By 2007-2008 some communities had reduced prevalence to less than 1%. Much of the work was done by Community Drug Distributors like Stephen Sarkodie. Stephen himself was actively involved as a key volunteer administering drugs in the elimination programme. He used charts and guidelines to determine dosages: “We measure people’s height with a colour marked stick to get the dosage… Green, red, blue provide categories for different height/dosage. If someone is categorised as blue, he or she receives a certain number of Ivermectin tablets. Everybody takes one tablet of Albendazole.”
As well as ensuring that all community residents received medication to halt transmission, Stephen and other community health workers would seek out people inflicted with LF and who may, as a result of the stigma, be isolated in their homes and be reluctant to appear in public. “We ask them to come to the clinic. We come across many men and women and we advise them to seek treatment. LF can’t be cured, so people have to know how to manage it.”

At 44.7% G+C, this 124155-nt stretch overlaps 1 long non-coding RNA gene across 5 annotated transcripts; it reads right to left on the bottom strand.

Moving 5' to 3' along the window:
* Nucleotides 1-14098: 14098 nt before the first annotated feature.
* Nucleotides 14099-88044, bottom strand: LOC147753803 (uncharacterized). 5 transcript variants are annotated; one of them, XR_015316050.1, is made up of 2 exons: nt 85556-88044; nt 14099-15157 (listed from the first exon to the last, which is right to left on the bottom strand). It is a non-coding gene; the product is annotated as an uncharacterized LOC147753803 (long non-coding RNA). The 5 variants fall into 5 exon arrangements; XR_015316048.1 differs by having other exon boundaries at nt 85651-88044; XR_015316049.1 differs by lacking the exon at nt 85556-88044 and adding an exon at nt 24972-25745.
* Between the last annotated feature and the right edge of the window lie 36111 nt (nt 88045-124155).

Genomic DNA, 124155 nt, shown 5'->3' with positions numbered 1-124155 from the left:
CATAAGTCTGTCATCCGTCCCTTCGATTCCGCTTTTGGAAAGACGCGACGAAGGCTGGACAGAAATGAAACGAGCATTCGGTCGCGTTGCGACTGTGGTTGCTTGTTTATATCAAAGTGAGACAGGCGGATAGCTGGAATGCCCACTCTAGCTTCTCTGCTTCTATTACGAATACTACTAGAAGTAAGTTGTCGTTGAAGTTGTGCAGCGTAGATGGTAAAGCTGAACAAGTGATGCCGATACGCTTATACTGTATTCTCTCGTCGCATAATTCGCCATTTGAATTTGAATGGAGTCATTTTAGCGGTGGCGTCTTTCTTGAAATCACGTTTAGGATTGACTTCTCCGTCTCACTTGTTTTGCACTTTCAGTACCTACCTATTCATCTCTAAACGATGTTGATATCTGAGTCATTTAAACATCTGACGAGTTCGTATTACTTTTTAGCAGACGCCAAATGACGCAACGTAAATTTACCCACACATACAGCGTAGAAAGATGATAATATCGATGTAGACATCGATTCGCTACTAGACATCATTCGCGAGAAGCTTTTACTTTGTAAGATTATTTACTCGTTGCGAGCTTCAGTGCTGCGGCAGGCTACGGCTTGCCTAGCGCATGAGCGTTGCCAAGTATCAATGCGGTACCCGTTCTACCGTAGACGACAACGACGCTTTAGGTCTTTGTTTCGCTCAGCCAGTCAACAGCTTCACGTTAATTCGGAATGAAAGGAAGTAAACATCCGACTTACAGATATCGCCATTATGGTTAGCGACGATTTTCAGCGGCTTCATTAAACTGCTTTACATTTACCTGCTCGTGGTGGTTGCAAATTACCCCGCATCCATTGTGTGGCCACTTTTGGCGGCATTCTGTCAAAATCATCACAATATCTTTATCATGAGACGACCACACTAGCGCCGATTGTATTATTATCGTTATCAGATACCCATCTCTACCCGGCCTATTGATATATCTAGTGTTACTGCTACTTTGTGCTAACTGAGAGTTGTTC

Human beings form the only natural reservoir for the worms, so eliminating it from humans could bring an end to LF. However, the drugs provided through MDA have only a limited effect on adult worms. They decrease the larvae density in the bloodstream and curb the parasites’ ability to be picked up by mosquitoes and transferred to other human hosts. It takes between four and six years of repeated drug administration to interrupt the transmission cycle.
This does not help people like Kofi who have already been infected with LF and have the severe form of the disease. The disease can, to a certain extent, be managed through a combination of skin care, hygiene, exercise and elevation of affected limbs and further progression can be prevented. In some extreme cases, surgical removal of excess tissue is a possibility, but this is not a World Health Organization recommendation. However, as Stephen points out, people are also sometimes too afraid of travelling long distances and being isolated in alien hospital environments, far from their family and friends, to undergo this operation.
Challenges along the way